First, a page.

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Ulster Since 1600Politics, Economy, and Society$
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Liam Kennedy and Philip Ollerenshaw

Print publication date: 2012

Print ISBN-13: 9780199583119

Published to Oxford Scholarship Online: January 2013

DOI: 10.1093/acprof:oso/9780199583119.001.0001

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People and Population Change, 1600–1914

People and Population Change, 1600–1914

Chapter:
(p.58) 4 People and Population Change, 1600–1914
Source:
Ulster Since 1600
Author(s):

Liam Kennedy

Kerby A. Miller

Brian Gurrin

Publisher:
Oxford University Press
DOI:10.1093/acprof:oso/9780199583119.003.0005

Ulster was a thinly-populated, war-torn province in 1600. Two centuries later east Ulster was one of the most densely populated regions of Ireland and the province's share of the population of the island as a whole had expanded markedly. The key to these dramatic changes seems to have been a unique combination of factors centering on property rights, the presence of a semi-open ‘frontier’, the innovation of the potato, and changing market conditions affecting both the linen industry and agriculture. This new model of population growth may also help explain the population explosion in Ireland generally in the later eighteenth century. The religious demography of Ulster has political as well as demographic implications, though it is worth noting that the proportion of Protestants in Ulster varied substantially through time, in part because of differential emigration and in part because of economic change.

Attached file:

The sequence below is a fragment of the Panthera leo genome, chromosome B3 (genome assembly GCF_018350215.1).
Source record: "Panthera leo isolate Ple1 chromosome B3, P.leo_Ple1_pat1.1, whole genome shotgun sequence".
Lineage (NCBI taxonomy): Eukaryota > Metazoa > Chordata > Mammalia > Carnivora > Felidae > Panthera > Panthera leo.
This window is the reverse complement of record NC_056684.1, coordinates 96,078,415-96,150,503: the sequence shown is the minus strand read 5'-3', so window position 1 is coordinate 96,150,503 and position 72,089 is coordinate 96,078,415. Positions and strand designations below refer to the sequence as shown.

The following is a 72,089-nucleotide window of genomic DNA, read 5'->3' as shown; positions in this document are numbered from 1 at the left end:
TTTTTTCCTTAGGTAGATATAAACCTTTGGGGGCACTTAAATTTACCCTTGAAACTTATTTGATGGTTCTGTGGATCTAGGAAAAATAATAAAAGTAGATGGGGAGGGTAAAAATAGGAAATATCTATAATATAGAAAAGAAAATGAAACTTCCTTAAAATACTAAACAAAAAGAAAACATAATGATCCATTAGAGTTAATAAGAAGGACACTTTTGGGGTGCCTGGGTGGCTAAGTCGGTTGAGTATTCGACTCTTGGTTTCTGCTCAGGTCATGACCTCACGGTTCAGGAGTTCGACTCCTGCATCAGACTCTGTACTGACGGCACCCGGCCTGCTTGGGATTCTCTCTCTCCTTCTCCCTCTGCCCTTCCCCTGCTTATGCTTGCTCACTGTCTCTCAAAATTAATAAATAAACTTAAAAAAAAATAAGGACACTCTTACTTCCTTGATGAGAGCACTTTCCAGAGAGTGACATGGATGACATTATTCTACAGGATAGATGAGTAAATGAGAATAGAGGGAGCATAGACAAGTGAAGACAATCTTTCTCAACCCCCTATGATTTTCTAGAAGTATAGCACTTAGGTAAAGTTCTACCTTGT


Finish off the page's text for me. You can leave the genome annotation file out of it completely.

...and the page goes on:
Keywords:   population, demography, religion, population explosion, protestants, catholics, linen, Ulster

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